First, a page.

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R-A-T: An associative ordering by Fritha Langerman

Iziko South African Museum (2012-2013)

This exhibition uses Rattus norvegicus, the brown rat, as a means to explore the representation of species within museums of natural history. Rather than a discrete display, R-A-T is an exhibition dispersed throughout the museum. Furtively making its way into disused corners and cabinets, this spread introduces the rat in relation to ranging themes, forming a meta-narrative of connections while suggesting manners in which museum display impacts on the understanding of species.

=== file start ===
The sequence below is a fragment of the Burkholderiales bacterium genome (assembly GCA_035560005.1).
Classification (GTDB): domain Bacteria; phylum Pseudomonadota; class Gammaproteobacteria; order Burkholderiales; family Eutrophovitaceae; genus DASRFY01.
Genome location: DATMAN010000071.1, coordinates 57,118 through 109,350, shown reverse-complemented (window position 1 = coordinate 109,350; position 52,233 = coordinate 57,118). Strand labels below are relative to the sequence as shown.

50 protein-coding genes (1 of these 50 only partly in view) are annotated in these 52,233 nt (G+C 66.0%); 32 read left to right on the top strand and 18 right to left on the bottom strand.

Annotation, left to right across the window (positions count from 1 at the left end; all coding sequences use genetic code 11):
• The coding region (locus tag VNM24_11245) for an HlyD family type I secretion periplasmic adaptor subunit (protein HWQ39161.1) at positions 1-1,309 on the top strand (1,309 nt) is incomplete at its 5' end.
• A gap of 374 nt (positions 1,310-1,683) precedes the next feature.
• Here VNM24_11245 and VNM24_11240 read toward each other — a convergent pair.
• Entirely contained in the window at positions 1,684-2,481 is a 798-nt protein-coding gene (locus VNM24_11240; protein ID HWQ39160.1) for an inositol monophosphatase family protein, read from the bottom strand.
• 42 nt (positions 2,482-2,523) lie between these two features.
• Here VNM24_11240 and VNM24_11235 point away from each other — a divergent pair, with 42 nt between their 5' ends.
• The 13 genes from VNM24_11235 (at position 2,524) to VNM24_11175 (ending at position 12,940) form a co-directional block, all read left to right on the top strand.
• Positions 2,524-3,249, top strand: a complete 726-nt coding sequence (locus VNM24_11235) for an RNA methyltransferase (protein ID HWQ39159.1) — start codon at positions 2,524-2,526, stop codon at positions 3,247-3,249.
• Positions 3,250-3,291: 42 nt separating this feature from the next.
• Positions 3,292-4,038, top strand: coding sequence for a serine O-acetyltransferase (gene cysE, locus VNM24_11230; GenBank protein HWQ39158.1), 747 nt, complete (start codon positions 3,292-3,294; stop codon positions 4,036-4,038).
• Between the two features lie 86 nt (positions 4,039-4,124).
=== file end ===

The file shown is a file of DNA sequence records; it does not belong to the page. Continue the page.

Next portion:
The rat, an urban creature abhorred within the anthropocentric city, has been largely excluded from presentation in museums of natural history. Yet, as an animal that is closely related to the development of human populations, the rat speaks as much to a cultural and social history as to a natural one. It is an icon of modernity: of disease, migration, stereotype, destruction, behavioural psychology, literature and pharmacology. The rat straddles definitions and in so doing questions the premise of museums of natural history – what is meant by nature and what is natural?

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